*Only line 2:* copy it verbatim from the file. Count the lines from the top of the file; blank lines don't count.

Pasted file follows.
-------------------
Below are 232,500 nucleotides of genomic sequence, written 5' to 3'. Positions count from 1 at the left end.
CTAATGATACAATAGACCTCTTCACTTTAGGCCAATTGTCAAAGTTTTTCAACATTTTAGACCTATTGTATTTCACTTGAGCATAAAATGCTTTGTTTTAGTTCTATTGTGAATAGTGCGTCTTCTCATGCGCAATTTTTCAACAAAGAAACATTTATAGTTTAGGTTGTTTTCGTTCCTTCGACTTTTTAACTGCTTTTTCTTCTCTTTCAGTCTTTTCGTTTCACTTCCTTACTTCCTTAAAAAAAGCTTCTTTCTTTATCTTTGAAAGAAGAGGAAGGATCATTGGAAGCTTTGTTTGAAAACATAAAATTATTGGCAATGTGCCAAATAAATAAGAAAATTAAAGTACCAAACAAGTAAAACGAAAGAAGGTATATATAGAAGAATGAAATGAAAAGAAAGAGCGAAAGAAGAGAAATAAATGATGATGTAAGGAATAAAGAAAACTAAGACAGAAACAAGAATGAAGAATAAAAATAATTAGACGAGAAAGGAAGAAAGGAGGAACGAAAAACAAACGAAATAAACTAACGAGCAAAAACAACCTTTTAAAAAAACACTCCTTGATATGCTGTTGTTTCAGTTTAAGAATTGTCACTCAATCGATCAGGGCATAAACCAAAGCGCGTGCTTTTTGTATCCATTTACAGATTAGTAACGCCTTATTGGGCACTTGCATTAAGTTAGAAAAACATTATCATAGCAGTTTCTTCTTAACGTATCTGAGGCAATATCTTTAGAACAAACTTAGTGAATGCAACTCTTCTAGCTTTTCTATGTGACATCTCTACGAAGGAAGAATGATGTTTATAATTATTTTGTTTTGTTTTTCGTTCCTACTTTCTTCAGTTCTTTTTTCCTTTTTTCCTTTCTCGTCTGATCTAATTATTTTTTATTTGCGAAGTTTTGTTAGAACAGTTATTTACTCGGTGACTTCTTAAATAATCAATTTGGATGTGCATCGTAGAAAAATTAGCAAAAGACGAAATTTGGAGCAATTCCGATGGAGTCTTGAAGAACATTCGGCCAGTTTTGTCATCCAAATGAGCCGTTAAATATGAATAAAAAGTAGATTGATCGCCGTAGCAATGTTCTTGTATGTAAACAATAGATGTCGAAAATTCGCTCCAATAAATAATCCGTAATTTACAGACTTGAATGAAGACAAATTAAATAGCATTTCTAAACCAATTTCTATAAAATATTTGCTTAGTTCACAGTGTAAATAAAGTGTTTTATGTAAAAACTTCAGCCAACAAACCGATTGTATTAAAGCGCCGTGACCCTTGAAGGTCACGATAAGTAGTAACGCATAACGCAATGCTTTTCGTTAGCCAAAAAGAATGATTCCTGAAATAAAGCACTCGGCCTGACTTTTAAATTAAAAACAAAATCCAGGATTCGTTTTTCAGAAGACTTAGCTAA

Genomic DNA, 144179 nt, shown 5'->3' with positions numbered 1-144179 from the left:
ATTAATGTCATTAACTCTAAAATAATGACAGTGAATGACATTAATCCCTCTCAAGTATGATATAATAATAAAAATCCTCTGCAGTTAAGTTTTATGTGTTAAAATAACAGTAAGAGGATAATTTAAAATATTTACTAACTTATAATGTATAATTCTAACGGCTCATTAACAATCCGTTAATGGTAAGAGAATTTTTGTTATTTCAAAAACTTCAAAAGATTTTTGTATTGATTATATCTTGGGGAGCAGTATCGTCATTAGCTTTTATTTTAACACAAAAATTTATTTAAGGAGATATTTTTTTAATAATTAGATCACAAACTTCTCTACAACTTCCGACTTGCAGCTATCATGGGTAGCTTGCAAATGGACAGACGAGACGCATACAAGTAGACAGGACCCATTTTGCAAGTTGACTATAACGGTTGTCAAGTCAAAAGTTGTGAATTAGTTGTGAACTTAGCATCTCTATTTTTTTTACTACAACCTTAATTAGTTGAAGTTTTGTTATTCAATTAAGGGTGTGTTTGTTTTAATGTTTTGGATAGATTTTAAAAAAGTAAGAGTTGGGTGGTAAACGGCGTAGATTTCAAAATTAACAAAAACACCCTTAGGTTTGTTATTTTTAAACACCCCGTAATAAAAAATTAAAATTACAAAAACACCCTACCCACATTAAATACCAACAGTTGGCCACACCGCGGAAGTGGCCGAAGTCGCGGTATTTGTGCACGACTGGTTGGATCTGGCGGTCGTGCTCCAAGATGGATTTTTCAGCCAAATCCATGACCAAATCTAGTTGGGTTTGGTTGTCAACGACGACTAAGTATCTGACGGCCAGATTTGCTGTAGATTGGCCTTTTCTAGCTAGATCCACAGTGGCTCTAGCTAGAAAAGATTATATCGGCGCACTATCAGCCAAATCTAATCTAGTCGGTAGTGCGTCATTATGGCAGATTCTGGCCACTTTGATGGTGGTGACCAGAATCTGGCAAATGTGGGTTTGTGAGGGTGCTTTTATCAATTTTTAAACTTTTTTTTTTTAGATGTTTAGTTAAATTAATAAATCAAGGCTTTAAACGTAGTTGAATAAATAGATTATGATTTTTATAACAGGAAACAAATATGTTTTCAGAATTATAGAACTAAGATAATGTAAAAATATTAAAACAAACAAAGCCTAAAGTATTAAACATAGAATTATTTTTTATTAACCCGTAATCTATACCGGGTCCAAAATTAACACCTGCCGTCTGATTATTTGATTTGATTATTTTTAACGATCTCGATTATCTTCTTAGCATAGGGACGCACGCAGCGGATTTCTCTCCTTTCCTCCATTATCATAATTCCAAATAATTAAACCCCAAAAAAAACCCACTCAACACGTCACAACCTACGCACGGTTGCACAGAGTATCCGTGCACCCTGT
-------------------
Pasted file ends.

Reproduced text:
CTAATGATACAATAGACCTCTTCACTTTAGGCCAATTGTCAAAGTTTTTCAACATTTTAGACCTATTGTATTTCACTTGAGCATAAAATGCTTTGTTTTAGTTCTATTGTGAATAGTGCGTCTTCTCATGCGCAATTTTTCAACAAAGAAACATTTATAGTTTAGGTTGTTTTCGTTCCTTCGACTTTTTAACTGCTTTTTCTTCTCTTTCAGTCTTTTCGTTTCACTTCCTTACTTCCTTAAAAAAAGCTTCTTTCTTTATCTTTGAAAGAAGAGGAAGGATCATTGGAAGCTTTGTTTGAAAACATAAAATTATTGGCAATGTGCCAAATAAATAAGAAAATTAAAGTACCAAACAAGTAAAACGAAAGAAGGTATATATAGAAGAATGAAATGAAAAGAAAGAGCGAAAGAAGAGAAATAAATGATGATGTAAGGAATAAAGAAAACTAAGACAGAAACAAGAATGAAGAATAAAAATAATTAGACGAGAAAGGAAGAAAGGAGGAACGAAAAACAAACGAAATAAACTAACGAGCAAAAACAACCTTTTAAAAAAACACTCCTTGATATGCTGTTGTTTCAGTTTAAGAATTGTCACTCAATCGATCAGGGCATAAACCAAAGCGCGTGCTTTTTGTATCCATTTACAGATTAGTAACGCCTTATTGGGCACTTGCATTAAGTTAGAAAAACATTATCATAGCAGTTTCTTCTTAACGTATCTGAGGCAATATCTTTAGAACAAACTTAGTGAATGCAACTCTTCTAGCTTTTCTATGTGACATCTCTACGAAGGAAGAATGATGTTTATAATTATTTTGTTTTGTTTTTCGTTCCTACTTTCTTCAGTTCTTTTTTCCTTTTTTCCTTTCTCGTCTGATCTAATTATTTTTTATTTGCGAAGTTTTGTTAGAACAGTTATTTACTCGGTGACTTCTTAAATAATCAATTTGGATGTGCATCGTAGAAAAATTAGCAAAAGACGAAATTTGGAGCAATTCCGATGGAGTCTTGAAGAACATTCGGCCAGTTTTGTCATCCAAATGAGCCGTTAAATATGAATAAAAAGTAGATTGATCGCCGTAGCAATGTTCTTGTATGTAAACAATAGATGTCGAAAATTCGCTCCAATAAATAATCCGTAATTTACAGACTTGAATGAAGACAAATTAAATAGCATTTCTAAACCAATTTCTATAAAATATTTGCTTAGTTCACAGTGTAAATAAAGTGTTTTATGTAAAAACTTCAGCCAACAAACCGATTGTATTAAAGCGCCGTGACCCTTGAAGGTCACGATAAGTAGTAACGCATAACGCAATGCTTTTCGTTAGCCAAAAAGAATGATTCCTGAAATAAAGCACTCGGCCTGACTTTTAAATTAAAAACAAAATCCAGGATTCGTTTTTCAGAAGACTTAGCTAA